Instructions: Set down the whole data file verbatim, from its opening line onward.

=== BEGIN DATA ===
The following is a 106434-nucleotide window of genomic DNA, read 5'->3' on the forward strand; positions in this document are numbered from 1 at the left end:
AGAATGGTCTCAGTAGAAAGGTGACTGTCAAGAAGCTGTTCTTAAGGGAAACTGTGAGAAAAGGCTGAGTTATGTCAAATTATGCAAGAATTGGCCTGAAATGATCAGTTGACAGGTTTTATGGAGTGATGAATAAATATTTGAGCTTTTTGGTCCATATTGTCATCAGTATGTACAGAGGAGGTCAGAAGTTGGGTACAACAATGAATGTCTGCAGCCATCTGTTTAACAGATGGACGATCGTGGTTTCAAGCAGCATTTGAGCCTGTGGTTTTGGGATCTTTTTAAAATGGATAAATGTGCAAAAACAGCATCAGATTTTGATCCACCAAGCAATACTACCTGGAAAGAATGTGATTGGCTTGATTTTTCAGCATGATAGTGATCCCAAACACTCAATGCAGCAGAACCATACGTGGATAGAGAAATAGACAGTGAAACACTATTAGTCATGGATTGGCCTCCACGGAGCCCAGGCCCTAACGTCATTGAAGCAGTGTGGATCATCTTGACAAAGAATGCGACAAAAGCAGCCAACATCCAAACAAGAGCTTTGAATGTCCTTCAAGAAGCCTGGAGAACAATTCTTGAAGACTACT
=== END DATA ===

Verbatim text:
The following is a 106434-nucleotide window of genomic DNA, read 5'->3' on the forward strand; positions in this document are numbered from 1 at the left end:
AGAATGGTCTCAGTAGAAAGGTGACTGTCAAGAAGCTGTTCTTAAGGGAAACTGTGAGAAAAGGCTGAGTTATGTCAAATTATGCAAGAATTGGCCTGAAATGATCAGTTGACAGGTTTTATGGAGTGATGAATAAATATTTGAGCTTTTTGGTCCATATTGTCATCAGTATGTACAGAGGAGGTCAGAAGTTGGGTACAACAATGAATGTCTGCAGCCATCTGTTTAACAGATGGACGATCGTGGTTTCAAGCAGCATTTGAGCCTGTGGTTTTGGGATCTTTTTAAAATGGATAAATGTGCAAAAACAGCATCAGATTTTGATCCACCAAGCAATACTACCTGGAAAGAATGTGATTGGCTTGATTTTTCAGCATGATAGTGATCCCAAACACTCAATGCAGCAGAACCATACGTGGATAGAGAAATAGACAGTGAAACACTATTAGTCATGGATTGGCCTCCACGGAGCCCAGGCCCTAACGTCATTGAAGCAGTGTGGATCATCTTGACAAAGAATGCGACAAAAGCAGCCAACATCCAAACAAGAGCTTTGAATGTCCTTCAAGAAGCCTGGAGAACAATTCTTGAAGACTACT